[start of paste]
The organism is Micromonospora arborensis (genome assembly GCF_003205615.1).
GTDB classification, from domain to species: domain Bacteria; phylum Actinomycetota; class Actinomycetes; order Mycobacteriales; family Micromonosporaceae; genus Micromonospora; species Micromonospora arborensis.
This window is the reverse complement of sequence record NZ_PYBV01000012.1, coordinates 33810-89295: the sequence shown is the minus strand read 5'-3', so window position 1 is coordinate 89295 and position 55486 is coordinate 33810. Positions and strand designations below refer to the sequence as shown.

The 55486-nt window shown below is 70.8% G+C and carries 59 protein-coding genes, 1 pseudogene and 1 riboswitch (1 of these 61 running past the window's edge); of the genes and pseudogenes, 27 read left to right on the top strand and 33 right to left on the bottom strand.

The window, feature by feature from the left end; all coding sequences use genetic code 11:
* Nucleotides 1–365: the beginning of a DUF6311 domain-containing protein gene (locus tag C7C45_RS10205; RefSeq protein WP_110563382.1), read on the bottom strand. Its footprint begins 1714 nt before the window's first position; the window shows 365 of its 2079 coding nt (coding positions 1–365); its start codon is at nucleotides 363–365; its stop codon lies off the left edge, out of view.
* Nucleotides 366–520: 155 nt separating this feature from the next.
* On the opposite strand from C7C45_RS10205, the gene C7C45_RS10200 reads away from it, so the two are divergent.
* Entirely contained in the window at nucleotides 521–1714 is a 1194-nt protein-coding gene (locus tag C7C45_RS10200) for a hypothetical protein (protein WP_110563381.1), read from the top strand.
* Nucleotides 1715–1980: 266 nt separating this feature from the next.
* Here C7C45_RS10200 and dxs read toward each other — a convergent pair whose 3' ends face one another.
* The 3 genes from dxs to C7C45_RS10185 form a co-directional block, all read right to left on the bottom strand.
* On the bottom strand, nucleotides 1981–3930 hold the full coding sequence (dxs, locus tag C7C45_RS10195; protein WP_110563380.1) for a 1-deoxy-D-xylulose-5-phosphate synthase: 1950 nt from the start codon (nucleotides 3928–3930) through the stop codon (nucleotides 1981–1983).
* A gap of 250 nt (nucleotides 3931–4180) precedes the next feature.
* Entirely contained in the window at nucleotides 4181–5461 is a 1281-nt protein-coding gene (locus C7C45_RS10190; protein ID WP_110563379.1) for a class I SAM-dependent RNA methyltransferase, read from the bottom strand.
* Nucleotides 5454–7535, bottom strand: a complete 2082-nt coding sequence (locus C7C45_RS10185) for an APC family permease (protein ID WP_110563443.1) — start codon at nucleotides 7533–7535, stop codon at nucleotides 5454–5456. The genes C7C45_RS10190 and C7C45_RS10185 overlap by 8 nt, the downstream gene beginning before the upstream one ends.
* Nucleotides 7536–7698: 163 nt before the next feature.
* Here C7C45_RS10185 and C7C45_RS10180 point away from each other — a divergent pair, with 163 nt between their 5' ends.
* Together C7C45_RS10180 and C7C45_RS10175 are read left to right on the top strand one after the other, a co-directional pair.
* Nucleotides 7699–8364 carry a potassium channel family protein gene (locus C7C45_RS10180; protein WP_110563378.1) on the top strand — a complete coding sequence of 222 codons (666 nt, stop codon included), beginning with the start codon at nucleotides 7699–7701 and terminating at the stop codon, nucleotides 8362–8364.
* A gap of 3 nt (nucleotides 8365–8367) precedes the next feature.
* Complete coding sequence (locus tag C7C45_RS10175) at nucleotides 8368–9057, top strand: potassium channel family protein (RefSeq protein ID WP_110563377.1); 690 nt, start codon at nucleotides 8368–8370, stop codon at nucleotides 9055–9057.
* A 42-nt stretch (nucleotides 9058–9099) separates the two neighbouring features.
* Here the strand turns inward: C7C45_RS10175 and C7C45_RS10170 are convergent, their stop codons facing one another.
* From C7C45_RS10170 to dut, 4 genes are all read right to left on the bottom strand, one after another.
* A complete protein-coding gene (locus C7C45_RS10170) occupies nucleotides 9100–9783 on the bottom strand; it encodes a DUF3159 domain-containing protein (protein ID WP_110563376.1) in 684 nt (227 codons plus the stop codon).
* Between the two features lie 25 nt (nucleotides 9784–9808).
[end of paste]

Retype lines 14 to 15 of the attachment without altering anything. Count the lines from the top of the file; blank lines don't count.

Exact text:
* A gap of 250 nt (nucleotides 3931–4180) precedes the next feature.
* Entirely contained in the window at nucleotides 4181–5461 is a 1281-nt protein-coding gene (locus C7C45_RS10190; protein ID WP_110563379.1) for a class I SAM-dependent RNA methyltransferase, read from the bottom strand.